The coronavirus pandemic has left large numbers of people gasping for air. Many patients with COVID-19 wind up needing extra oxygen. Sometimes they even need to be put on machines that breathe for them. But shortages of these ventilators have developed as the number of patients has grown. That has inspired researchers to explore new low-cost ideas to help these patients breathe more easily.
Their work might help both big-city hospitals and medical centers in remote parts of the world. And what they are engineering could help patients long after the pandemic ends.
Shannon Yee is a mechanical engineer. He works at the Georgia Institute of Technology in Atlanta. After hearing of shortages, he recalls, his team asked: “How can we design a low-cost ventilator that can be made globally?” His team and colleagues in England looked at how these machines are used. And they thought about which of their parts might be available nearly anywhere in the world.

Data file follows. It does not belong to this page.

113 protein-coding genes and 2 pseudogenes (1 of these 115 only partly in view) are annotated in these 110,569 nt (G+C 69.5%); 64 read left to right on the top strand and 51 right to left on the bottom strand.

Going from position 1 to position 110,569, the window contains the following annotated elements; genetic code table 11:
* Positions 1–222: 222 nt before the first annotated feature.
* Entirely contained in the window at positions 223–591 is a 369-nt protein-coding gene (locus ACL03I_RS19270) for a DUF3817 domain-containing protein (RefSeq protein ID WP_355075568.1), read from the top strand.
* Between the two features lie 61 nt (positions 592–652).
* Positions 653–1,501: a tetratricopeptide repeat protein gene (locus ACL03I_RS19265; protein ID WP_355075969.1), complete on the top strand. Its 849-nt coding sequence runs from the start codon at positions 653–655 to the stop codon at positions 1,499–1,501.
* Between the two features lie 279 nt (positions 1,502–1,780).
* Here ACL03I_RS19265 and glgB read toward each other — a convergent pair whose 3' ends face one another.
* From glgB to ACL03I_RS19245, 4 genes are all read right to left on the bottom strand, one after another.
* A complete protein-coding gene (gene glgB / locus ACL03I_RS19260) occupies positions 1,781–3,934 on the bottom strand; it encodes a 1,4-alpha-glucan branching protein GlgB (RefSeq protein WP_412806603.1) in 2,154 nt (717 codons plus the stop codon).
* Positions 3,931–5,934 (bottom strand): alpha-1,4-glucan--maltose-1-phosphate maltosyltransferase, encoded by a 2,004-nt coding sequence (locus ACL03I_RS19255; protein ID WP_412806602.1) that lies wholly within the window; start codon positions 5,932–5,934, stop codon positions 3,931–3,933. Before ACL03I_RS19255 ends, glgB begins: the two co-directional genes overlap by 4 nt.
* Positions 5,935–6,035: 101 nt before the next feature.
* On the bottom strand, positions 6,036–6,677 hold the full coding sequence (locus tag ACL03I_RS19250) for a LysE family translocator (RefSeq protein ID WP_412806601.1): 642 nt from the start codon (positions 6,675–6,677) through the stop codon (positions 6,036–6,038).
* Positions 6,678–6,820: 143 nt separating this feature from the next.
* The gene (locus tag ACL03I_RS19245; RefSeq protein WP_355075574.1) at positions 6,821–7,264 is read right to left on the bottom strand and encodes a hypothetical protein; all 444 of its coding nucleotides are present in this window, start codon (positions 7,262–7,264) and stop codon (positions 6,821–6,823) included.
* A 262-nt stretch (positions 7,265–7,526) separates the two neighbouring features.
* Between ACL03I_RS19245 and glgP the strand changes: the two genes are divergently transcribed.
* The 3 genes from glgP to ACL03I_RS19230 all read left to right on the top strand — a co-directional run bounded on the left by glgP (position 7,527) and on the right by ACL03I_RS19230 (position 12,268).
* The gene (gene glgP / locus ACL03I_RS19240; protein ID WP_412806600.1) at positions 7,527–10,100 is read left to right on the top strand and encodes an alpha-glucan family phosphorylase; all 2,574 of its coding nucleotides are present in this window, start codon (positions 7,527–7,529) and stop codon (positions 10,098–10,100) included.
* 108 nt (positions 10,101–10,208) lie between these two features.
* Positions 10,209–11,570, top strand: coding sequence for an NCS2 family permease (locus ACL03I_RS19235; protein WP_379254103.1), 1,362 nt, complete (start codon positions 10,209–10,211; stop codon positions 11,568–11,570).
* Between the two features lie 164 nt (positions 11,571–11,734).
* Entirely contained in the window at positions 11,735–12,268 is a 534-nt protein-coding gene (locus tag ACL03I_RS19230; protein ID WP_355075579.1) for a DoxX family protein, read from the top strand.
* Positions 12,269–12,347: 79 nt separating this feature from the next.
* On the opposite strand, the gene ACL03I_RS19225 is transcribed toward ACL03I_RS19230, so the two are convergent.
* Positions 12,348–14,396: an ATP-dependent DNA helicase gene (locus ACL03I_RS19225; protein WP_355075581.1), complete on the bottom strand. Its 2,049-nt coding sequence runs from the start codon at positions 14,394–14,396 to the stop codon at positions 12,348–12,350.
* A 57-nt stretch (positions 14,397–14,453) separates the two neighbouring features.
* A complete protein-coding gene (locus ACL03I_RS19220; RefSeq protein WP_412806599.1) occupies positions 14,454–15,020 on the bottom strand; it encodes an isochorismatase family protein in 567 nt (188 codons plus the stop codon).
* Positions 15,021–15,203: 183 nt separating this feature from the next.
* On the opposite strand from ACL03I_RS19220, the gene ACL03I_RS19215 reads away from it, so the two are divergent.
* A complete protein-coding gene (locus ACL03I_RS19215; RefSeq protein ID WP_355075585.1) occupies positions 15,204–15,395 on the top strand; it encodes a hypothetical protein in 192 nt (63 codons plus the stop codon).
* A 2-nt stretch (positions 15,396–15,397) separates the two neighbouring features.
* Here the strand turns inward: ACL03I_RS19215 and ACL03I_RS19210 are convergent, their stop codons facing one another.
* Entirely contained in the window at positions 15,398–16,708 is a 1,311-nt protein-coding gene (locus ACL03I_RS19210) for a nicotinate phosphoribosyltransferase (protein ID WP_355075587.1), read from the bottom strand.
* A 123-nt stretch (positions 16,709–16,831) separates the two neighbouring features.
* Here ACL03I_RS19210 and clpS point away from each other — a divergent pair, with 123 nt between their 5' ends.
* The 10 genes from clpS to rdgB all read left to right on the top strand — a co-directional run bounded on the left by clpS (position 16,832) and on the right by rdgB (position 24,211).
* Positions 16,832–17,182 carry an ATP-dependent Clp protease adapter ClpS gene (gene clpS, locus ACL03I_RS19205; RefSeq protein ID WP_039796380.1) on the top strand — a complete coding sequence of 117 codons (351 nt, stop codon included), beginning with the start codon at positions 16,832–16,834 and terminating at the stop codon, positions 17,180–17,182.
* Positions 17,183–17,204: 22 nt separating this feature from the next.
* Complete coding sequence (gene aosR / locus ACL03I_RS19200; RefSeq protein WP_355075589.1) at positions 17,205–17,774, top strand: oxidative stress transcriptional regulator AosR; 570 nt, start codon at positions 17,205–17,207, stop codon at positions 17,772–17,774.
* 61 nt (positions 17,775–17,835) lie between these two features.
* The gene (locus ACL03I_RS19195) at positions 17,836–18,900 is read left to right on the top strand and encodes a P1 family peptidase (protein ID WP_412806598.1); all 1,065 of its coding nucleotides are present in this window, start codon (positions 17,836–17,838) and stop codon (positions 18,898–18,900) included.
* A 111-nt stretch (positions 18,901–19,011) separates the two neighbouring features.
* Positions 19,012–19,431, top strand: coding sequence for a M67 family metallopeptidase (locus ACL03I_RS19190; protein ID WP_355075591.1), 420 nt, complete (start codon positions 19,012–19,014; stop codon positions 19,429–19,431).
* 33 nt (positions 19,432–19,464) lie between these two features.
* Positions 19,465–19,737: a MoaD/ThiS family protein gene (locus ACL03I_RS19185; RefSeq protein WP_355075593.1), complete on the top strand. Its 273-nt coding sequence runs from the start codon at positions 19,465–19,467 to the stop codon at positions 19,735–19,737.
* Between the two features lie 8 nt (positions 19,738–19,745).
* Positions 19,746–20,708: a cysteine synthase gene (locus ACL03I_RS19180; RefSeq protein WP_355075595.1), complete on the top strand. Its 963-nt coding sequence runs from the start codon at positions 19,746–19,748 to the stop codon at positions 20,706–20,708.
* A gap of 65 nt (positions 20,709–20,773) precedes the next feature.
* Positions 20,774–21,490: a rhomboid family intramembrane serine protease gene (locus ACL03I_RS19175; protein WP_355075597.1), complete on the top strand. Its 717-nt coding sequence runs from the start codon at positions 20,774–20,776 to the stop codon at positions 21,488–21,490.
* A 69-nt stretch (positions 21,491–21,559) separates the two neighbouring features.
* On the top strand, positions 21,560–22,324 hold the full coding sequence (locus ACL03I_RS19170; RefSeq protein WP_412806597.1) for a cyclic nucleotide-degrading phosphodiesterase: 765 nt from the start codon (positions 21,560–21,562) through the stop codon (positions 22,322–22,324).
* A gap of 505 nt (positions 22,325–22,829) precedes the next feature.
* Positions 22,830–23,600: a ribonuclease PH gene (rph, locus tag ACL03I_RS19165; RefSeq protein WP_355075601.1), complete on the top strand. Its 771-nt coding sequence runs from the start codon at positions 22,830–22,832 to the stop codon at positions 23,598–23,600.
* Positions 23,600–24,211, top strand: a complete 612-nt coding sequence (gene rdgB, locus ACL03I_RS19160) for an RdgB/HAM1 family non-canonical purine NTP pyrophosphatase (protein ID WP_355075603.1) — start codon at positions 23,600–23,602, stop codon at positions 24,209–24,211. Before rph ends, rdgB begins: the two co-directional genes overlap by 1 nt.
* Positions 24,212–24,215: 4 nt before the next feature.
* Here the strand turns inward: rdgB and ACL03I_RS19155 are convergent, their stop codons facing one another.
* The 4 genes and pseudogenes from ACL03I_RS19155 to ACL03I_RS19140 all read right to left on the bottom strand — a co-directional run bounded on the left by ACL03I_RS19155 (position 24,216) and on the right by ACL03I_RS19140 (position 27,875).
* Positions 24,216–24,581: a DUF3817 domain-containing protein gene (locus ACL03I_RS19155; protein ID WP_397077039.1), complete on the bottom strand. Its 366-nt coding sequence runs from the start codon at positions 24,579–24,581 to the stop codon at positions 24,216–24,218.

“You have to start from the perspective of the person who needs it,” says Kyle Azevedo. He works at the Georgia Tech Research Institute. The team’s goal, he says, has been to figure out “what is essential” to meet someone’s needs. In some cases, a device might not need all the fancy controls that are standard on U.S. ventilators.
Most ambulance crews use hand-operated bags when patients can’t breathe. They’re called ambu bags. A machine could be added to squeeze them, Yee’s team reasoned. And unlike a person, it could work nonstop for days.
The simple motor and mechanical system that Yee’s team designed inflates and squeezes the bags. A plug-in power adapter or standard 12-volt battery runs it. Add separate tubing and volume controls and this device can breathe for two patients at once. Filters in the tubing keep each patient’s exhaled air from infecting others. And the system can hook up to an oxygen supply. Kits can be packaged flat for shipping, Yee says.
“The ambu bag pump system would be great,” says Anne Safrath. She’s a nurse in Merrick, N.Y., who has worked in emergency rooms. This project, she says, “saves a pair of hands that could be doing something else.”